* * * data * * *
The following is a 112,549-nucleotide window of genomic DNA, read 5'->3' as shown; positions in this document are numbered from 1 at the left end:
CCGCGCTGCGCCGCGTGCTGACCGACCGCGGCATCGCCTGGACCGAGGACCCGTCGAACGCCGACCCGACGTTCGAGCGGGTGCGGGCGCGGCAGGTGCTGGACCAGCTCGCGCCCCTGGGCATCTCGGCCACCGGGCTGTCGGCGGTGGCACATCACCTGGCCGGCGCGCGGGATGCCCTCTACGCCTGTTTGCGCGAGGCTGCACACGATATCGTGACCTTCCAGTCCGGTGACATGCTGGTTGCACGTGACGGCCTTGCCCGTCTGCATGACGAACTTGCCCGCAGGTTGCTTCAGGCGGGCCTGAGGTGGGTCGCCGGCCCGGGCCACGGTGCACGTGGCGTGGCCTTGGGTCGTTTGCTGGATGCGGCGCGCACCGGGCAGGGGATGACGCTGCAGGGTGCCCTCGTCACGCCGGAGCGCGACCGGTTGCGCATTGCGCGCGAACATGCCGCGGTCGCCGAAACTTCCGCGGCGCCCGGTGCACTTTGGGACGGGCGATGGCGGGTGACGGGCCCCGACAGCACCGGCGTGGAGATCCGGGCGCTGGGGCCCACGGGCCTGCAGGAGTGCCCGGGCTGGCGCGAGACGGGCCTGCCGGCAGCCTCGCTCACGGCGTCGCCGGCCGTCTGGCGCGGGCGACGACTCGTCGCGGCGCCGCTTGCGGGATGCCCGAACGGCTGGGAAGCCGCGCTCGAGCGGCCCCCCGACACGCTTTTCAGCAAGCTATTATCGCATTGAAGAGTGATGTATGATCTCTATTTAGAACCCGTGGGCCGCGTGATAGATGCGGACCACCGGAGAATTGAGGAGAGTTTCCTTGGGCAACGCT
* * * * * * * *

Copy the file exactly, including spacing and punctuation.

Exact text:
The following is a 112,549-nucleotide window of genomic DNA, read 5'->3' as shown; positions in this document are numbered from 1 at the left end:
CCGCGCTGCGCCGCGTGCTGACCGACCGCGGCATCGCCTGGACCGAGGACCCGTCGAACGCCGACCCGACGTTCGAGCGGGTGCGGGCGCGGCAGGTGCTGGACCAGCTCGCGCCCCTGGGCATCTCGGCCACCGGGCTGTCGGCGGTGGCACATCACCTGGCCGGCGCGCGGGATGCCCTCTACGCCTGTTTGCGCGAGGCTGCACACGATATCGTGACCTTCCAGTCCGGTGACATGCTGGTTGCACGTGACGGCCTTGCCCGTCTGCATGACGAACTTGCCCGCAGGTTGCTTCAGGCGGGCCTGAGGTGGGTCGCCGGCCCGGGCCACGGTGCACGTGGCGTGGCCTTGGGTCGTTTGCTGGATGCGGCGCGCACCGGGCAGGGGATGACGCTGCAGGGTGCCCTCGTCACGCCGGAGCGCGACCGGTTGCGCATTGCGCGCGAACATGCCGCGGTCGCCGAAACTTCCGCGGCGCCCGGTGCACTTTGGGACGGGCGATGGCGGGTGACGGGCCCCGACAGCACCGGCGTGGAGATCCGGGCGCTGGGGCCCACGGGCCTGCAGGAGTGCCCGGGCTGGCGCGAGACGGGCCTGCCGGCAGCCTCGCTCACGGCGTCGCCGGCCGTCTGGCGCGGGCGACGACTCGTCGCGGCGCCGCTTGCGGGATGCCCGAACGGCTGGGAAGCCGCGCTCGAGCGGCCCCCCGACACGCTTTTCAGCAAGCTATTATCGCATTGAAGAGTGATGTATGATCTCTATTTAGAACCCGTGGGCCGCGTGATAGATGCGGACCACCGGAGAATTGAGGAGAGTTTCCTTGGGCAACGCT